Your goal is to find those Supply Items and return them to the Safe House—the Radio Call scenario being an exception, in which you must find the “Lookout” and “Airport” locations, then find and take the “Radio Transceiver” to the first 5 Supply Items to the second. The rest of the zombies go to a facedown encounter deck.

Play time is listed as 30 minutes, though I think Jenny and I took about twice that.

The Good

The game marvelously captures the theme of things like, “The Walking Dead”: the desperate search for supplies from locale to locale, encountering zombies, while you’re wounded and low on ammunition. This isn’t a game of heroically killing zombies left and right; it’s about desperate survival.

In part, that ambiance is conveyed by the graphic design and mood text, but the mechanics are what seal the deal.

Items are scarce, and when used, many go out of the game permanently. Hand size is limited. The survivors are fragile. And the zombies don’t go away when defeated. Battle at a locale doesn’t discard the zombie card even if you win, it just means you escaped the fight alive. Losing means you escape wounded. Five wounds and you’re dead.

Moving to a locale takes a turn, battling any zombies there. Scavenging the locale takes another turn, battling those zombies again. And the zombie combat levels range from frightening on some cards to truly brutal on others. There are no easy encounters. Combat is a matter of rolling 2d6 and hoping to match the zombie value, with weapons (if you have one) allowing a die to be rerolled. Sometimes weapons break and go out of the game; some weapons require ammunition. Medical supplies are fleeting.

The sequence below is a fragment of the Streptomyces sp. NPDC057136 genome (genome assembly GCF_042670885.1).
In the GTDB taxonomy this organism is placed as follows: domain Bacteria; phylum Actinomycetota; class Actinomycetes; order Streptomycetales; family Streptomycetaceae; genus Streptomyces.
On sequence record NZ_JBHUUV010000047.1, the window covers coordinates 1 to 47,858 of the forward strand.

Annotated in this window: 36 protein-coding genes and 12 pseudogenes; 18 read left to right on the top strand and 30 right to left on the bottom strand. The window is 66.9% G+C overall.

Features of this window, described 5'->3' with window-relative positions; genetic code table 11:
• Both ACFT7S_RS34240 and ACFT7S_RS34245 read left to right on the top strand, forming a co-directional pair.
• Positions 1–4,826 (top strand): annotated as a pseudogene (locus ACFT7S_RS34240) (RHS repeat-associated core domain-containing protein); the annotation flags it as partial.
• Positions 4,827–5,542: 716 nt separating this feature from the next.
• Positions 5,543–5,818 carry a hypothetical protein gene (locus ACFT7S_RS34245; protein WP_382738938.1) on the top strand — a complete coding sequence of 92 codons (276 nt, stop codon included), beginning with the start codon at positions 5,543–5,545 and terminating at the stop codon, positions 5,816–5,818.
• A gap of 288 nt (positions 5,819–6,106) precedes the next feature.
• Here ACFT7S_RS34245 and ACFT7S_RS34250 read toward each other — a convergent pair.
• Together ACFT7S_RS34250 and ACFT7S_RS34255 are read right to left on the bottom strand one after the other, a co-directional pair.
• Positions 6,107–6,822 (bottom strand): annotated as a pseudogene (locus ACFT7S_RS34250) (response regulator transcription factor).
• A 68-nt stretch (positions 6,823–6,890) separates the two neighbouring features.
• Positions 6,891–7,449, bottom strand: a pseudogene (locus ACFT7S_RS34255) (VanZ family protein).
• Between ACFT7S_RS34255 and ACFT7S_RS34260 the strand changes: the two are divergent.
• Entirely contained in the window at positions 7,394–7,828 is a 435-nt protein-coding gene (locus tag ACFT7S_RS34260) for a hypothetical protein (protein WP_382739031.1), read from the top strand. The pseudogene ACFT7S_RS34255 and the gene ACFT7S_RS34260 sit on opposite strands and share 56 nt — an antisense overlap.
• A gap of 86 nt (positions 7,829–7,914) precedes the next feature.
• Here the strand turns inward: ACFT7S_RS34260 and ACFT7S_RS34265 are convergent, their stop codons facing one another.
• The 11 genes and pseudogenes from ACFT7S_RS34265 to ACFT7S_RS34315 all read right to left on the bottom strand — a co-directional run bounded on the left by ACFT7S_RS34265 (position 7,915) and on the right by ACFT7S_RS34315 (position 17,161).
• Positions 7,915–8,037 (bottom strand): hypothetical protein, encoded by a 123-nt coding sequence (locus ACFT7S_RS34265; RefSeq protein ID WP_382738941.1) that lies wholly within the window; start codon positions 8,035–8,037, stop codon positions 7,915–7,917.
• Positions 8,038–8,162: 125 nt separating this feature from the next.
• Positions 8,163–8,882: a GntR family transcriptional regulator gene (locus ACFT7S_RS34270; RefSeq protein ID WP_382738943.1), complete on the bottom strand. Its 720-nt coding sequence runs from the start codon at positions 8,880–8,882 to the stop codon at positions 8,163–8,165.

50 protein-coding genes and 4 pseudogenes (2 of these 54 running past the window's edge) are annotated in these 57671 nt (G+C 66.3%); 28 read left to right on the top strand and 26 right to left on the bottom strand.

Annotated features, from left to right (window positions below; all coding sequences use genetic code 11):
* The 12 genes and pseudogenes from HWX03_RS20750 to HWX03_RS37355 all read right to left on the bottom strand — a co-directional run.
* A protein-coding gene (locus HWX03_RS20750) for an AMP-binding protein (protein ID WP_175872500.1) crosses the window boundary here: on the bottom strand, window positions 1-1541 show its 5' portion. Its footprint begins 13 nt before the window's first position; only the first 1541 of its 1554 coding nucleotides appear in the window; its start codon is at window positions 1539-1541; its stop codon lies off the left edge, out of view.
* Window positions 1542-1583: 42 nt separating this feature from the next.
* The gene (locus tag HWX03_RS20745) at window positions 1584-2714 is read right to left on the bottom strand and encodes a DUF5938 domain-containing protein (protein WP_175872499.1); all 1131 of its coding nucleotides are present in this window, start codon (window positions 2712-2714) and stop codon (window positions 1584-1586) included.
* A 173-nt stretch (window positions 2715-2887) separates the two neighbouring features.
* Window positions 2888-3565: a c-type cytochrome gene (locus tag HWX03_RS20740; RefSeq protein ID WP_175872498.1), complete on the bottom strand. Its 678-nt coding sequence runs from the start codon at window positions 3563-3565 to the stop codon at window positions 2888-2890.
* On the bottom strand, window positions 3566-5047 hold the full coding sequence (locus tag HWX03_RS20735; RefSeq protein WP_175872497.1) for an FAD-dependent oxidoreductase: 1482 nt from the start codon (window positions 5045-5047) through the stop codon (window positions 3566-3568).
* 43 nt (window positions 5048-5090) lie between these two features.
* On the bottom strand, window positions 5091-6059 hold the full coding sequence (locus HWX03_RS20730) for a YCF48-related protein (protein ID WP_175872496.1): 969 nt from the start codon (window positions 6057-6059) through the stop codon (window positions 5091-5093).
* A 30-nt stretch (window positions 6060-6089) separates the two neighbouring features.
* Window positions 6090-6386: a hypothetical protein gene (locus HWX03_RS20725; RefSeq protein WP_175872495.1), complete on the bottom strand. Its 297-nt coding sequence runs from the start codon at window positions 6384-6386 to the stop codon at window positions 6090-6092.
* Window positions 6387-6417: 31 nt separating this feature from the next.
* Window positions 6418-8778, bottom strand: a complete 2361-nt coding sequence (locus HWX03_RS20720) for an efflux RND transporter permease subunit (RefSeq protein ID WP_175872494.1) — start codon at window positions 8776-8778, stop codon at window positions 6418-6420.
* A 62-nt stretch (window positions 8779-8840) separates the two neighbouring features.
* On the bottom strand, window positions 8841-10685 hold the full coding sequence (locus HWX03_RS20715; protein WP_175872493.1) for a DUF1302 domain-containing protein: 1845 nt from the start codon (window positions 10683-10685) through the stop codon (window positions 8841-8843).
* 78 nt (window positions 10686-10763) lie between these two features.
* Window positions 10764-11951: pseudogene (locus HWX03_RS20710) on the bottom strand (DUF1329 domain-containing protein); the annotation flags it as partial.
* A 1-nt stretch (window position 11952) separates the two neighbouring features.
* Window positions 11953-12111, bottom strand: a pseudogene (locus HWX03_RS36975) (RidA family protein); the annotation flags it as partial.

The rules for all of this are simple enough to fit on 7 playing cards, with 4 of those 14 faces devoted to scenario layouts and conditions.

And to top things off, 2 of the cards are deck organizers, making it easy to keep track of which draw and discard decks are which.

The Bad

There’s very little to complain about.

I do wish the rules cards were numbered, to keep them organized and easier to reference.

More importantly, I wish the rules were more careful to use capitalized game terms instead of less specific, lowercase one. The most troublesome example being that the term “supply cards” actually refers to “Supply Item” cards. It wasn’t until after playing a scenario and feeling “That was too easy” that I realized the items even had an identifier in the upper right corner, with most of those being merely descriptive, like the game’s flavor text.

And though the two organizer cards are handy, even handier would have been to label the card backs of each deck with its category.

One weirdness about the game is that while it includes a “dice” deck so you don’t need actual dice, it doesn’t seem aware of the strategic way that can change play, if mostly high numbers have been used so far, making it obvious that combat is about to become deadly, or vice versa. A direction to shuffle those cards after each battle would help.

Finally (though it’s hardly worth noting and has no discernable effect), the threat deck actually consists of 26 cards instead of 25.

The Augury

If you’ve read through this review, it probably means you like zombie games, in which case I predict you’ll enjoy this one a lot.

It’s one of the best I’ve encountered in the genre, fun solo, and even more fun with others.

Highly recommended!